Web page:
In the 1970s Don Keller and Barry Smith started American Sport Fish Hatchery in South Alabama. They are considered to be some of the most premier fishery scientist around. When it comes to sport fish management, largemouth bass, trophy bluegill, crappie, they are leaders and pioneers. In this article Don Keller answers some of the more frequently asked questions he receives from lake owners and fisherman.
- HOW BIG DOES A BASS HAVE TO BE TO SPAWN?
I have seen bass that were 7 inches and fat spawn. Usually bass will spawn when they are one year old and approximately one pound in size in ponds in the south. In reservoirs and streams they may reach 6 to 7 inches at age one and spawn at age two.
- HOW MANY EGGS DOES A FEMALE HAVE?
Females may have from 3,000 to 30,000 eggs per pound of body weight. We usually figure about 5-10,000 eggs per pound for production purposes. Also, females usually do not release all their eggs. We have moved females that have already spawned to a new pond and get about 30 to 40 %of the eggs that we got on the first spawn.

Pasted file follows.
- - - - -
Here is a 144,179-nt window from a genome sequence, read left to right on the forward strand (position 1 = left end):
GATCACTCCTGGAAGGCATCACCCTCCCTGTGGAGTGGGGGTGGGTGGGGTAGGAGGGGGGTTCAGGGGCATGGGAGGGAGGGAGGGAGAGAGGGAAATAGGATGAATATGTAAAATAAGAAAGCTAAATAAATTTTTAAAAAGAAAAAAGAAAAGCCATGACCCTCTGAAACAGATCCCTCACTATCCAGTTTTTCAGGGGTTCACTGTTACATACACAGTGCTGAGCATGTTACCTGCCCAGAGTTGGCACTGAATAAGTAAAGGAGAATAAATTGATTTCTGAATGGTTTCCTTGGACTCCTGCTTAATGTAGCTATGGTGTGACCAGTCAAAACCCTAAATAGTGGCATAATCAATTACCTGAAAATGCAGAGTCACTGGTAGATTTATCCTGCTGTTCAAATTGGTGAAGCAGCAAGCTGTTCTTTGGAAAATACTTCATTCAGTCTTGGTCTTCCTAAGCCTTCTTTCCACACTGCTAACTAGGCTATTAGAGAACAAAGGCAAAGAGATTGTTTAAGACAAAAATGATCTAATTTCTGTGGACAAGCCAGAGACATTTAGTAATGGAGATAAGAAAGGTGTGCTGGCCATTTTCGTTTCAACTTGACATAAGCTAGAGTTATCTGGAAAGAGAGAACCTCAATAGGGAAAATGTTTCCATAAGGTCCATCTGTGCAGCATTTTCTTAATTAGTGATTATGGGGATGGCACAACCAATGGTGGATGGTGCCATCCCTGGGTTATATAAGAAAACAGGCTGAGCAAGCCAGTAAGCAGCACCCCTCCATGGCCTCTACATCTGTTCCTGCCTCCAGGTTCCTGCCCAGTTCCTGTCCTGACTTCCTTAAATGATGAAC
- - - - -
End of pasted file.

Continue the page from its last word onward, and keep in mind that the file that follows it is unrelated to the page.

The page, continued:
- HOW LONG WILL A BASS LIVE?
Bass in cooler areas tend to live longer. The maximum would be 16 to 20 years. The average bass would usually live 5 to 10 years.
- HOW FAST CAN A BASS GROW?
Last May we stocked a lake with 2 inch Tiger Bass finger-lings. We came back to this lake in November and electro-fished the lake and were recovering bass over 2 pounds. We have seen bass that were 7 pounds at age two, 13 pounds at age four and 14 lbs at age 6 ½. Three to four pounds in one year is max.
- HOW CAN I TELL A FLORIDA BASS FROM A NORTHERN BASS?
You can’t. The only way to tell for sure is by genetic testing. Biologist usually take a fin clip and send it to a lab. Coloration or pigmentation is not a way to tell.
- WHY DO BASS SOMETIMES APPEAR TO BE PALE IN THE WINTER?
The water is usually muddier or stained in the winter. The markings on the bass are determined to some degree by the clarity of the water and the color of the substrate. Clear water allows the light to pass through the pupil of the bass’s eye and strike the pituitary gland. This stimulates the bass to dilate special cells on the skin called melanaphores which contain melan, a black pigment. This reaction makes the blotches or barring on the bass much more distinct.
- IF I CATCH A BASS ON A LARGE LAKE AND RELEASE IT, WILL IT STAY CLOSE TO WHERE I RELEASED IT?
Yes and no. Maybe. Some bass are “homers” and some are “travelers”. One study found that 90 % of the bass caught, tagged and released were recaptured within 100 yards of the release point. Another study found that over 90% of the bass tagged and released moved a great distance, many traveled up to 16 miles away. This supports what I found in my study on Lake Eufaula. Some bass would be caught by anglers near where we released the fish while others would show up miles away at the other end of the lake.